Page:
The Limits of Politics

Bringing up politics in polite company is a great way to ruin a pleasant evening meal--so says T. M. Moore in his insightful brief study, The Limits of Politics: What Government Can and Cannot Do. With general elections coming up in November it's a timely topic. He begins by stating that government in necessary, but not necessarily evil.
Politics is often seen as the black sheep of family America – a source of disappointment and disgust, who only comes around at certain times, but from whom we’re never entirely separate. But politics is simply the science of government. Politics describes the ways people in society organize their relationships and apportion the exercise of power in an effort to establish order and maintain peace. The problem is not with politics, as, doubtless, most of us realize, but with politicians. Politics is a noble science, and the practice of politics can be a way to bring glory to God and much good to people. That politics has come to be associated with corruption and contention is not the fault of politics but of those who practice it.
Moore goes on to lay out his central thesis. Politics is necessary to a good society. But it’s not necessarily evil. And it falls to those whose senses are trained by the Word of God to differentiate between good and evil to do whatever they can to ensure that what God intends for the business of politics is actually what we in our society enjoy (Heb. 5:14).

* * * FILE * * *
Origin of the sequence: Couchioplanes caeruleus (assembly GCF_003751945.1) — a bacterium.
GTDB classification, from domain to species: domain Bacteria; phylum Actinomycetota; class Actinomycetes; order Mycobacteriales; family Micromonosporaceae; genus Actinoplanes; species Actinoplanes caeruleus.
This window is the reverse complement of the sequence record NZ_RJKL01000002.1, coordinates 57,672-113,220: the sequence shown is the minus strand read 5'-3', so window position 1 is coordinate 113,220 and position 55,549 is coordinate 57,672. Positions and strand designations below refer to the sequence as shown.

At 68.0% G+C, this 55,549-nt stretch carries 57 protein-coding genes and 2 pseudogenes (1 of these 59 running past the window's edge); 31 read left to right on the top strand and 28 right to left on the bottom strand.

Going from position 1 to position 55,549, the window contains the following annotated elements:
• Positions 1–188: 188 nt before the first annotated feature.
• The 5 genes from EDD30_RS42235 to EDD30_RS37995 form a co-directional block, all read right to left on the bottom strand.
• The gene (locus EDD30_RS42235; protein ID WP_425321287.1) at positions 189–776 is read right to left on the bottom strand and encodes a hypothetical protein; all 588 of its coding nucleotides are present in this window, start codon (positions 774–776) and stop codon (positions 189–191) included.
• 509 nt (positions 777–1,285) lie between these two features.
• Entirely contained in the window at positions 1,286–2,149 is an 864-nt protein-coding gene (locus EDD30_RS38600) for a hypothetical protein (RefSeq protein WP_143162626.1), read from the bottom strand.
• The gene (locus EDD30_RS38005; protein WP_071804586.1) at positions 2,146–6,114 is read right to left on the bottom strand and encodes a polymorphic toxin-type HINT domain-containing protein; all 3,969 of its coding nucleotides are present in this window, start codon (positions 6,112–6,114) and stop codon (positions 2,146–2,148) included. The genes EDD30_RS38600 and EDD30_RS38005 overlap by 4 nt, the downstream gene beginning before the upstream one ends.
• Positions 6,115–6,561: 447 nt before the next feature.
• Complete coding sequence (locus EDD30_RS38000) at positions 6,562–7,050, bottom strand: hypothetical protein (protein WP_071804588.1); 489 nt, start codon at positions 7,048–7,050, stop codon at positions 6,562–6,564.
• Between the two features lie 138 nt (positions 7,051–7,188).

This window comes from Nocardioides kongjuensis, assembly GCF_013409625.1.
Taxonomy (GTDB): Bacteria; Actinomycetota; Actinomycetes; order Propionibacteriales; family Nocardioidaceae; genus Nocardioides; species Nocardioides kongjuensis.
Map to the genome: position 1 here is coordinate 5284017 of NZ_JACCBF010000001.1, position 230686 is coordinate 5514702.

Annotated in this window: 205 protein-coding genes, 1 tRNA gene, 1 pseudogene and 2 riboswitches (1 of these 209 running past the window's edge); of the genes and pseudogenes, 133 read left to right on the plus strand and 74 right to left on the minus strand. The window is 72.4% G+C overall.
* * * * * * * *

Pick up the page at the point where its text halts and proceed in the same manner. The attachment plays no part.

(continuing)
Moore then presents a brief outline of what government can and cannot do: establish order, but not define order; promote goodness, but not make us good; ensure justice, but not create arbitrary standards. The stakes are high. The power of government can be unwieldy. The good and sobering thing is that in our country, we are directly involved in the political process. Even better, the LORD rules as sovereign over all the leaders of the land (Proverbs 21:1). So get through with your political discussion (as important as it may be) and get back to your pleasant evening meal.


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